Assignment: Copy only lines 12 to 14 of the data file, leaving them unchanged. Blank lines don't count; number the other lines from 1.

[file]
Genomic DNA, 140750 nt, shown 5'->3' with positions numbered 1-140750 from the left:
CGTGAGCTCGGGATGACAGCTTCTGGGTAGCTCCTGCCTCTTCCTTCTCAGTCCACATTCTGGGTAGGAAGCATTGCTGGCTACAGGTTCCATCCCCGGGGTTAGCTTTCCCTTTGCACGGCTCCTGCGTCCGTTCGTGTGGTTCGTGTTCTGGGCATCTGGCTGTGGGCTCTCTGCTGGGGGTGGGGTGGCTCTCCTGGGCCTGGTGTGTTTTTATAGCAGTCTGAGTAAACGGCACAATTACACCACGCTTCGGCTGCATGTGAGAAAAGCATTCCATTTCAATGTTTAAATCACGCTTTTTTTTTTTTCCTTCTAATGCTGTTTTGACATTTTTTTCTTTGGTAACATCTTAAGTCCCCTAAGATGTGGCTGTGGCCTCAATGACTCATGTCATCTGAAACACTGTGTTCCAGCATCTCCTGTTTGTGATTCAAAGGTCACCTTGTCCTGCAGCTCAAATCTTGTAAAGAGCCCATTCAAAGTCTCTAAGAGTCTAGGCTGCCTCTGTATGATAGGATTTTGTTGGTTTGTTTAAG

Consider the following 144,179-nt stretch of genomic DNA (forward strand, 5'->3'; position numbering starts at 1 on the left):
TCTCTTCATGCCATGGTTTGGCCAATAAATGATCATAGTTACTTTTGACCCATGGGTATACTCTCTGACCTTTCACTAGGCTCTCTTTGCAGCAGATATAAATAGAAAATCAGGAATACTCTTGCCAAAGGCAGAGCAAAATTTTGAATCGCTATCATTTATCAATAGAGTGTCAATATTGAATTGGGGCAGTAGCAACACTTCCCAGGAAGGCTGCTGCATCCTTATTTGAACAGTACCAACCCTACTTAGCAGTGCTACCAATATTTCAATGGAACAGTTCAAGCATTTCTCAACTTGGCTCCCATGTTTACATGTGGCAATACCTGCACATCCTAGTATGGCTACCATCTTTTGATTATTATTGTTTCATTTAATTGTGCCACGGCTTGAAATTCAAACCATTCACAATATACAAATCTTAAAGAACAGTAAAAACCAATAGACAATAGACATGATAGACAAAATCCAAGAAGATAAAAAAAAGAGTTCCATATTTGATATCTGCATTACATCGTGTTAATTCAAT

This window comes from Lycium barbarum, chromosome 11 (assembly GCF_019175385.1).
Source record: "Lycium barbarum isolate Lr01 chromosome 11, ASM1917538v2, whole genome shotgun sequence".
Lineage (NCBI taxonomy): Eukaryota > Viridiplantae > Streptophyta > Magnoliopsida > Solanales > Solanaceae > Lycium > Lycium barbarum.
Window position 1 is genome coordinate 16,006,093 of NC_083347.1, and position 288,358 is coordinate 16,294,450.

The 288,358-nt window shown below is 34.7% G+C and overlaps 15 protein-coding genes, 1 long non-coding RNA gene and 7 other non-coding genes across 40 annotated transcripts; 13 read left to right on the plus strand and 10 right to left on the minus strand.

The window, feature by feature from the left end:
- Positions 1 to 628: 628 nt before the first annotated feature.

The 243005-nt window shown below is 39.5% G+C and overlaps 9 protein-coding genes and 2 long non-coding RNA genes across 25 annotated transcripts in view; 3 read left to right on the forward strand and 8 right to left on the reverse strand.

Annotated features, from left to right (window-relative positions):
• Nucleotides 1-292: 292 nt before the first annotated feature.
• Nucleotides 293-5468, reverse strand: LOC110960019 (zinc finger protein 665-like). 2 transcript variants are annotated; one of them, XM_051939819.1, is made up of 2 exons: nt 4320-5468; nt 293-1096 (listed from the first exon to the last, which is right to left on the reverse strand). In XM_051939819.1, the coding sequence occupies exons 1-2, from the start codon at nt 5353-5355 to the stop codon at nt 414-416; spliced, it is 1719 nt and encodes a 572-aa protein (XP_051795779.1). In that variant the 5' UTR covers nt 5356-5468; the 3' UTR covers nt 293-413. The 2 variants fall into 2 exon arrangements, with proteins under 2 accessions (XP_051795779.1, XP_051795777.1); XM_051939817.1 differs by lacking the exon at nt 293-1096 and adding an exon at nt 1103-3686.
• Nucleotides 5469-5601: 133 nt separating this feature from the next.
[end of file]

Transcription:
The 243005-nt window shown below is 39.5% G+C and overlaps 9 protein-coding genes and 2 long non-coding RNA genes across 25 annotated transcripts in view; 3 read left to right on the forward strand and 8 right to left on the reverse strand.

Annotated features, from left to right (window-relative positions):
• Nucleotides 1-292: 292 nt before the first annotated feature.